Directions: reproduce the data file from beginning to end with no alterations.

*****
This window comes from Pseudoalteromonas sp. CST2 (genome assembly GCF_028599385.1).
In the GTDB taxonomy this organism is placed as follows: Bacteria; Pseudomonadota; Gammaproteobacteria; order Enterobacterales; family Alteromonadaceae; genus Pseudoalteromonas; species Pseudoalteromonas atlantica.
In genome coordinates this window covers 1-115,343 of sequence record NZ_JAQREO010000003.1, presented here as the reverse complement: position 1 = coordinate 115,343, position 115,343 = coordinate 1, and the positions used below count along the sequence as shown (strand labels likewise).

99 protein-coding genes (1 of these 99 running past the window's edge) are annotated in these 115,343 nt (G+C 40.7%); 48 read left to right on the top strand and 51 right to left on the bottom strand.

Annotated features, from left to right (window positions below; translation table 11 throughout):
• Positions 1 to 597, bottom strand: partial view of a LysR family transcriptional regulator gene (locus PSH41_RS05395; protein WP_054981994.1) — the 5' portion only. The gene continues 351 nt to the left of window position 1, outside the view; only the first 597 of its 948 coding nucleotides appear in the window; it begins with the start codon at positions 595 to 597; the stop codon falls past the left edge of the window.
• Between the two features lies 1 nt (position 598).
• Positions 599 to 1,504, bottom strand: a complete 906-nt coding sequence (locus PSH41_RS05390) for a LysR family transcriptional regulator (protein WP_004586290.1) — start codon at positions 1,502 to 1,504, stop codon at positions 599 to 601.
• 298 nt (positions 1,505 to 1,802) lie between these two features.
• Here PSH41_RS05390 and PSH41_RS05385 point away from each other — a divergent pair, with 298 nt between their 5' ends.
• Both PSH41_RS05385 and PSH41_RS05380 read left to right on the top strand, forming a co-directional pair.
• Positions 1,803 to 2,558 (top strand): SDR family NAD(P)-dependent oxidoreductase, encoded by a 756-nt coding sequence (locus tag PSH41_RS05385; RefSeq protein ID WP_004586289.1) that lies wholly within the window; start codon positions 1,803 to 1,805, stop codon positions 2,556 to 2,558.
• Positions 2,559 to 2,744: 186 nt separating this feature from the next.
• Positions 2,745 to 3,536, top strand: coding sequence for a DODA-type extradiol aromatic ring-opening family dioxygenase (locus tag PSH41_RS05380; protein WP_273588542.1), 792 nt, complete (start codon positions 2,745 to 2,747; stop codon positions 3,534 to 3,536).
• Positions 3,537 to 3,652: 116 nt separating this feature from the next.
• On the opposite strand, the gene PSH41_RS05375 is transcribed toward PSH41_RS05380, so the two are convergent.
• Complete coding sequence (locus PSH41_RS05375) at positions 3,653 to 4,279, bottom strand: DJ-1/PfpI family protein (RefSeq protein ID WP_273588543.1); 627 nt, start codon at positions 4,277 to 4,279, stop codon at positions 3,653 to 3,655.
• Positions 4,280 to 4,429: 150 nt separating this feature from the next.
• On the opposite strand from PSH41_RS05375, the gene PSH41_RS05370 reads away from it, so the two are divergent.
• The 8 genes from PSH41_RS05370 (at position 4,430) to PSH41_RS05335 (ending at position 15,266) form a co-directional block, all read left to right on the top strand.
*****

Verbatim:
This window comes from Pseudoalteromonas sp. CST2 (genome assembly GCF_028599385.1).
In the GTDB taxonomy this organism is placed as follows: Bacteria; Pseudomonadota; Gammaproteobacteria; order Enterobacterales; family Alteromonadaceae; genus Pseudoalteromonas; species Pseudoalteromonas atlantica.
In genome coordinates this window covers 1-115,343 of sequence record NZ_JAQREO010000003.1, presented here as the reverse complement: position 1 = coordinate 115,343, position 115,343 = coordinate 1, and the positions used below count along the sequence as shown (strand labels likewise).

99 protein-coding genes (1 of these 99 running past the window's edge) are annotated in these 115,343 nt (G+C 40.7%); 48 read left to right on the top strand and 51 right to left on the bottom strand.

Annotated features, from left to right (window positions below; translation table 11 throughout):
• Positions 1 to 597, bottom strand: partial view of a LysR family transcriptional regulator gene (locus PSH41_RS05395; protein WP_054981994.1) — the 5' portion only. The gene continues 351 nt to the left of window position 1, outside the view; only the first 597 of its 948 coding nucleotides appear in the window; it begins with the start codon at positions 595 to 597; the stop codon falls past the left edge of the window.
• Between the two features lies 1 nt (position 598).
• Positions 599 to 1,504, bottom strand: a complete 906-nt coding sequence (locus PSH41_RS05390) for a LysR family transcriptional regulator (protein WP_004586290.1) — start codon at positions 1,502 to 1,504, stop codon at positions 599 to 601.
• 298 nt (positions 1,505 to 1,802) lie between these two features.
• Here PSH41_RS05390 and PSH41_RS05385 point away from each other — a divergent pair, with 298 nt between their 5' ends.
• Both PSH41_RS05385 and PSH41_RS05380 read left to right on the top strand, forming a co-directional pair.
• Positions 1,803 to 2,558 (top strand): SDR family NAD(P)-dependent oxidoreductase, encoded by a 756-nt coding sequence (locus tag PSH41_RS05385; RefSeq protein ID WP_004586289.1) that lies wholly within the window; start codon positions 1,803 to 1,805, stop codon positions 2,556 to 2,558.
• Positions 2,559 to 2,744: 186 nt separating this feature from the next.
• Positions 2,745 to 3,536, top strand: coding sequence for a DODA-type extradiol aromatic ring-opening family dioxygenase (locus tag PSH41_RS05380; protein WP_273588542.1), 792 nt, complete (start codon positions 2,745 to 2,747; stop codon positions 3,534 to 3,536).
• Positions 3,537 to 3,652: 116 nt separating this feature from the next.
• On the opposite strand, the gene PSH41_RS05375 is transcribed toward PSH41_RS05380, so the two are convergent.
• Complete coding sequence (locus PSH41_RS05375) at positions 3,653 to 4,279, bottom strand: DJ-1/PfpI family protein (RefSeq protein ID WP_273588543.1); 627 nt, start codon at positions 4,277 to 4,279, stop codon at positions 3,653 to 3,655.
• Positions 4,280 to 4,429: 150 nt separating this feature from the next.
• On the opposite strand from PSH41_RS05375, the gene PSH41_RS05370 reads away from it, so the two are divergent.
• The 8 genes from PSH41_RS05370 (at position 4,430) to PSH41_RS05335 (ending at position 15,266) form a co-directional block, all read left to right on the top strand.